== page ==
Delight: Thunder over Earth

Remnants of former Hurricane Dolores off Baja California barreled through our area this past weekend, bringing much needed rain along with a few other things. The Los Angeles County Department of Public Works captured 245 million gallons of storm water from the downpours. That much rain is highly unusual for Southern California at this time of year. Normally, we see no rain, I mean nada, from say, May to October. The storm also gave us several days of cloudy skies, severe flooding in some areas that caused a bridge to collapse, washed out part of Interstate 10, closed beaches due to widespread  lighting strikes, and the loud thunder rolled.

I-Ching-yuWe often think of storms and dark skies as something gloomy. In the I Ching there is a hexagram called Yu: Thunder over Earth. (Shown on the right.) In his translation of I Ching, Alfred Huang interprets the hexagram as “Delight.” Richard John Lee, translating Wang Bi’s interpretation, has it as “Contentment.” Wilhelm as “Enthusiasm,” and in Thomas Cleary’s translation of the Buddhist I-Ching, it is “Joy.” All are good, but I prefer “Delight” because the preceding hexagram is “Humbleness” and in Huang it reads:

When one’s harvest is great and one can still remain humble, there is sure to be an outburst of delight. Thus, after Humbleness, Delight follows.”

Now, thunder over earth is indicative of a storm, and regardless how great or small one’s harvest in life may be, to find contentment, enthusiasm, or joy in the midst of life’s storms is a sublime delight.

Ou-i, in the Buddhist I-Ching wrote,

In terms of contemplating mind, this is the realization of the truth that nothing is as pictured by the imagination, and the experience of indescribable bliss.”

Here, imagination is used in the sense of to parikalpita, a Sanskrit word meaning imaginary. It is what Nagarjuna means in the Middle Verses when he says that the various factors of existence are all merely like an imaginary city in the sky, and what the Diamond Sutra means when it says, “you should view this fleeting world as a star at dawn, a bubble in a stream, a mirage, and a dream.”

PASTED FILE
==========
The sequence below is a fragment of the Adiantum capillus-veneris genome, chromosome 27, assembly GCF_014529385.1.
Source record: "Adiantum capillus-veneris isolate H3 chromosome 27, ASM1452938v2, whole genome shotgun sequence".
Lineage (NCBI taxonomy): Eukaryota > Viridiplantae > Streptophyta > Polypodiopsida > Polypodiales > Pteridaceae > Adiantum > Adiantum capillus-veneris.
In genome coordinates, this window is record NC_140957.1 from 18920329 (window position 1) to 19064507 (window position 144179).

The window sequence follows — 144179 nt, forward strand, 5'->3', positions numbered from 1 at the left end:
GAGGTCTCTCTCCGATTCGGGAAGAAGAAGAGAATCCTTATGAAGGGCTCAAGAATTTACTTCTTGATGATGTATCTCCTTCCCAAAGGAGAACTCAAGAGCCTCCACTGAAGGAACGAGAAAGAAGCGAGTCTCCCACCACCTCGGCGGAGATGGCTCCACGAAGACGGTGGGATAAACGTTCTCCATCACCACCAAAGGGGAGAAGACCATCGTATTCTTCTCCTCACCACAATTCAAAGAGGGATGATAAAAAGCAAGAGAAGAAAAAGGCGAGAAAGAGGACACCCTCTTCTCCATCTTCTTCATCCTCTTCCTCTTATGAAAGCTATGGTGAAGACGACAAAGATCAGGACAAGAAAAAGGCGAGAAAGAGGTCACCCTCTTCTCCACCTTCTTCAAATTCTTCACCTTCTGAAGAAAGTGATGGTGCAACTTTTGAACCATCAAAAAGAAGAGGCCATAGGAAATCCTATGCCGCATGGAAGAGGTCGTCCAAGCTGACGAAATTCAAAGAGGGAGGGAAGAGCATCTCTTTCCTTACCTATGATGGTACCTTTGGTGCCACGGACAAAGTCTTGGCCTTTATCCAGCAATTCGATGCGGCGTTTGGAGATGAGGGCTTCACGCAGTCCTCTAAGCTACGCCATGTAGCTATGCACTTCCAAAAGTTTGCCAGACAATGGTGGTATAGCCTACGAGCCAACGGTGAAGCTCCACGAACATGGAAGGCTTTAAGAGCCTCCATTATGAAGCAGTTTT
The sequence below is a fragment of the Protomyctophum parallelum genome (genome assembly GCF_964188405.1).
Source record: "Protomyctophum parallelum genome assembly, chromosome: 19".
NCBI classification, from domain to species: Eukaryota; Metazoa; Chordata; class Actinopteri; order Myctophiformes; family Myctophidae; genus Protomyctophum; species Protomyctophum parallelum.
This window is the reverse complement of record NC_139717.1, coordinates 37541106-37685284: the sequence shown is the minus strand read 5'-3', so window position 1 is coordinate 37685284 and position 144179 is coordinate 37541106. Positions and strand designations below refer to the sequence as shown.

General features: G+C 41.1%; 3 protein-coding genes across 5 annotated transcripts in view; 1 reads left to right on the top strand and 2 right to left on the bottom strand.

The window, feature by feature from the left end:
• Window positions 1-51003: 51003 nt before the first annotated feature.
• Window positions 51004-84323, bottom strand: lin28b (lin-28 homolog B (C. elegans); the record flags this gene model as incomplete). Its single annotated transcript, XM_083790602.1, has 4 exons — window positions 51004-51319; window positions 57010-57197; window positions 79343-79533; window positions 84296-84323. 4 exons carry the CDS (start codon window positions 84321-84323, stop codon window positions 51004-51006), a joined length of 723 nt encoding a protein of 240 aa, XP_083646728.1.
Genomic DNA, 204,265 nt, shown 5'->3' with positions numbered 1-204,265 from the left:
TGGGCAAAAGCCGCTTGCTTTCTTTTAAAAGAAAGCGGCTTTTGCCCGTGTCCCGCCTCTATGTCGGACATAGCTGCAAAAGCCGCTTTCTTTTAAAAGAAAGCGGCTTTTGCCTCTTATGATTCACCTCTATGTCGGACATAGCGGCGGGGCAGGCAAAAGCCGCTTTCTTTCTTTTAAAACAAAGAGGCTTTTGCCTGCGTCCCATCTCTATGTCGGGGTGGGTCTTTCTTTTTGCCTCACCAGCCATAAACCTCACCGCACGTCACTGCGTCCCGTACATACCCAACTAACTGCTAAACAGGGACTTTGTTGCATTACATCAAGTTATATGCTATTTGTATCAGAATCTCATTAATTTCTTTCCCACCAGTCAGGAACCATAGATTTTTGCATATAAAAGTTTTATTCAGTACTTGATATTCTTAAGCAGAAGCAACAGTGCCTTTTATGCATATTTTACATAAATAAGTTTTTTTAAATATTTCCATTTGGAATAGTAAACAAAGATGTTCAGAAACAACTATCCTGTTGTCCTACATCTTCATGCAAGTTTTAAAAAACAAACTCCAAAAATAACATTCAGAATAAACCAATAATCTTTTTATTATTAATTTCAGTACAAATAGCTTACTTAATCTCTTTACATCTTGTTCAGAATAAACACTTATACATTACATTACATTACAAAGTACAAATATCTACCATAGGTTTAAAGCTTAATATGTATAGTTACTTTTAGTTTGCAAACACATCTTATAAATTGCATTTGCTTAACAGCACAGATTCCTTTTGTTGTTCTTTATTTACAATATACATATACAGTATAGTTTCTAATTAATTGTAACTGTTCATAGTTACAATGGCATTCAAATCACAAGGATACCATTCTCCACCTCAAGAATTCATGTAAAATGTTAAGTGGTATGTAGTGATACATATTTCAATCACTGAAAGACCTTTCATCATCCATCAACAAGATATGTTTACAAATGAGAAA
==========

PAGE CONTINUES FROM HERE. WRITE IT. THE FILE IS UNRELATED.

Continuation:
Contemplating mind refers to using meditation to dispel the dark clouds of ignorance so that we may see the truth of reality, that is, existence as interdependent and empty of inherent self-being. “The experience of indescribable bliss” means there is joy, contentment, and delight in seeing truth, which should make us enthusiastic about living.

This is just a glimpse in the meaning of the Yu hexagram, thunder over earth, there is much more. Huang explains that the prime point of the hexagram is to explain the concept of harmony and delight. However, the ancient text accompanying the hexagram depicts circumstances that are neither harmonious nor delightful. The hexagram, then, also serves as a warning against contentment in the way of complacency and self-satisfaction.

The point for me is that with all the negatives that came with the storm, it brought rain, beautiful nourishing rain, and after four years of drought here in California, it was indeed a delight.

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